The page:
Tim Nash, an advisor on sustainable investing and the founder of Good Investing, agrees that investment criteria can be “a little fuzzy … I don’t think we’re ever going to get 100% clarity on this. Every financial manager today uses his or her own metrics, so responsible investing is no different. We want diversity in our approach. I don’t know how helpful it would be to have one clear definition.”
The success of responsible investing rests with our ability to move beyond traditional approaches and drive a complete rethink about how investors look at risk, opportunity, and their role in this system.Shannon Rohan, Shareholder Association for Research and Education
Rohan says responsible investing is more art than science: “We need to be wary in this investment industry of oversimplification. We don’t want this to become an exercise in ticking boxes. We like when things are neat and tidy, but ESG is complex and multi-faceted. The success of responsible investing rests with our ability to move beyond traditional approaches and drive a complete rethink about how investors look at risk, opportunity, and their role in this system.”
Would-be responsible investors are also facing potential political pushback, already in play in the United States, and increasing concern about and awareness of “greenwashing.”
In August, 19 Republican attorneys-general in the U.S. opened fire on BlackRock Inc., the giant asset manager, saying they would “not idly stand for our pensioners’ retirements to be sacrificed for BlackRock’s climate agenda.”
BlackRock responded, saying companies that have a progressive climate-change position will provide better financial returns. But the likes of Mike Pence and Elon Musk have joined the chorus against “woke investing,” and Canadian foundations are watching, warily.
It may be “outrage politics,” Nash says, but ESG investing is an inviting target for the political right. “It is a complex notion, and the right can mould the narrative with the ‘Go woke, stay broke’ slogan.” Although the position is demonstrably wrong, Nash warns that Americans have in the past bought into a simplistic argument, on critical race theory for example, without actually looking at the issues.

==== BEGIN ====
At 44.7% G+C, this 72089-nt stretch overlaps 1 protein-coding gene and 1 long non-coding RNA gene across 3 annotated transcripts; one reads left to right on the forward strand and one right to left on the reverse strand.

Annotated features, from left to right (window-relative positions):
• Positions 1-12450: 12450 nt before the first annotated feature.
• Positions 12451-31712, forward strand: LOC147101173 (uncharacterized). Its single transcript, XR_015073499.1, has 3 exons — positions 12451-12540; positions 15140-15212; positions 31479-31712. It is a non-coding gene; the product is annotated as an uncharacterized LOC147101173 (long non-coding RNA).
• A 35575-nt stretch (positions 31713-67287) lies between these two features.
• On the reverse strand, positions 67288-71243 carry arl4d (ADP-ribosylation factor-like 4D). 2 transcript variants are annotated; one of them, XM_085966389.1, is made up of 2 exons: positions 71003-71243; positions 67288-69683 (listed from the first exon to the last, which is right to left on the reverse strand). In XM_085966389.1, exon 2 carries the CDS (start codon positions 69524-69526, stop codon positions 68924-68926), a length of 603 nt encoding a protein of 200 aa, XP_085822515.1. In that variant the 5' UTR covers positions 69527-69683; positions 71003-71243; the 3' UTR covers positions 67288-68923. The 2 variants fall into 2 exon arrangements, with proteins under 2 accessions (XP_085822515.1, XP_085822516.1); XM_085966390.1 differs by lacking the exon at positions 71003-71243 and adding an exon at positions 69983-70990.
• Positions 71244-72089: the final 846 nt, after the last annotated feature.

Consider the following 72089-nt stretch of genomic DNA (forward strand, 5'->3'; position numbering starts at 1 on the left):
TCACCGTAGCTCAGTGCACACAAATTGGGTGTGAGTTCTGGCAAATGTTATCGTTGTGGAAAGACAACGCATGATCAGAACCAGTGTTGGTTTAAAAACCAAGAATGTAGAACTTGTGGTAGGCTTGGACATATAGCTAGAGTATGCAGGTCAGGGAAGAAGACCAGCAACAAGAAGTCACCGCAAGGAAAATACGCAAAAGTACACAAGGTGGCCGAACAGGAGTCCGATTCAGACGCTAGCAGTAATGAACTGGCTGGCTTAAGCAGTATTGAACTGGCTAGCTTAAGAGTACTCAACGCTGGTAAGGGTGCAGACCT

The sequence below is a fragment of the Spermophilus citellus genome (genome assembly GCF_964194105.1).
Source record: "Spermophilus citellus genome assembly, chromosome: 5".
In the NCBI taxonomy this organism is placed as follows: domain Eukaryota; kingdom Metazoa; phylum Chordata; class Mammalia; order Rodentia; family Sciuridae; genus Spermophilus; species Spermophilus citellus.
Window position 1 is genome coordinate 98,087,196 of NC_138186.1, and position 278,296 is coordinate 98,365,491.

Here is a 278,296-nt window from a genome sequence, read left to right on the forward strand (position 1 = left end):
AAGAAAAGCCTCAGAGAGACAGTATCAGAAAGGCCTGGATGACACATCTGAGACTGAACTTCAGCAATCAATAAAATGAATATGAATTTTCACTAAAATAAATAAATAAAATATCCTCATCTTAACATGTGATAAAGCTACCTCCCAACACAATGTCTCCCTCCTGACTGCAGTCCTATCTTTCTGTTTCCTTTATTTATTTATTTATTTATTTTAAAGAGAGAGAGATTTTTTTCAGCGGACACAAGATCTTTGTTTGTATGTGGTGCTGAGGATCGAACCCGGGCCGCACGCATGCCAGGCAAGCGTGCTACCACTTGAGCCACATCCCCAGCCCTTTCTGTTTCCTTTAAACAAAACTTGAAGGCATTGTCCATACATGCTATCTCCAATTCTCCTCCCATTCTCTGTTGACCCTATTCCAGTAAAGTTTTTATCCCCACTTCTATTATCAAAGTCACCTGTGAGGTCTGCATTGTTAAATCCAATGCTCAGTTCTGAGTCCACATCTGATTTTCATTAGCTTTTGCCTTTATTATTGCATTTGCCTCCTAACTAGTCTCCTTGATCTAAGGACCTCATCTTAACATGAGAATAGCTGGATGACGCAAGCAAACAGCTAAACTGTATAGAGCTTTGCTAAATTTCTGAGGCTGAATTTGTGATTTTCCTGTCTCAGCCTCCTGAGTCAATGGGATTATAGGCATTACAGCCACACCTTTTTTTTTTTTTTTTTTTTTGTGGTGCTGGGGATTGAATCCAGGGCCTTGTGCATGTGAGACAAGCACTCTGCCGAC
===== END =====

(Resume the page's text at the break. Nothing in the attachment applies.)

Eugene Ellmen, a pioneer in responsible investing and the former executive director of the Canadian Social Investment Organization (now the Responsible Investment Organization), says the sector is creating an opening for political enemies. “By failing to be clear on what it is trying to do with ESG, it is leaving itself open to these ludicrous attacks from the right.”
He said asset managers must be clear and transparent on the true accomplishments from impact investing. “Lack of clarity makes them vulnerable to attacks,” he says. “We have to be vigilant.”
Rohan has a different take. She believes that “the rubber is hitting the road” and that investors are pressuring companies for climate change action now with measurable results. These companies are feeling the heat and seeking political cover, she says.
The immediate threat to responsible investing, most notably ESG investing, is the concern over “greenwashing,” at a time when companies have become adept at raising their ESG scores and ratings firms are accused of generating scores based on environmental threats to a company’s bottom line, rather than the company’s environmental performance. In December 2021, Bloomberg rocked the responsible investing community with an exhaustive piece entitled “The ESG Mirage.” It found, among other revelations, that the giant ratings agency MSCI upped the ESG rating of McDonald’s while the fast food giant’s carbon emissions in 2019 exceeded those of Portugal. MSCI removed carbon emissions from its analysis of McDonald’s and instead gave the company credit for installing recycling bins.
“There is fair criticism of ESG as an investment tool,” Cohen says. “Companies these days are adept at generating high ESG scores, whether they are deserved or not.” Many just don’t pass the eye test, he says, and are “cringeworthy” when it comes to their social and environmental impact. The philanthropic sector must move beyond ESG ratings and ask itself what the company actually does and whether their products and services are a core part of the solution.
“If you don’t do that, then criticism is very fair,” he says.
Impact investing is the future of what we will see from foundations.Jory Cohen
Ultimately, impact investing takes a lot more attention and effort than traditional investing, Cohen says, but he firmly believes this is something foundations should be doing with their entire portfolio. “This is the future of what we will see from foundations.”
Lauzière concurs and warns against an easy way to reach impact investing goals.
“It’s not just a matter of ‘do ESG and everything will be fine,’” he says. “It is not always easy to just invest in something and get the return you want. This is really tough, ongoing work.” But, he says, it is work worth doing.
More needs to be done, Bull says, when it comes to lifting up Indigenous-led businesses. Those businesses are as concerned with social impact and giving back to their communities as they are with profits, “and they need to find investors who are looking to invest in social impact. There is a lot of growth potential in Indigenous businesses.”
Ellmen warns the sector that ESG ratings are often being used as risk management tools for companies when they are taking no real action to get to climate targets or other social goals.
But he and others feel the impact investing train has left the station, and despite the extra work needed, it will become the norm in the philanthropic sector.
“Nobody’s got it right yet,” he says. “Nobody’s got a perfectly green portfolio. The whole world is struggling with these issues.”
Divest or invest? Is it more effective to eliminate fossil fuels from your portfolio or invest in high emitters and push them in transition to a greener future? That debate will be explored in a future article.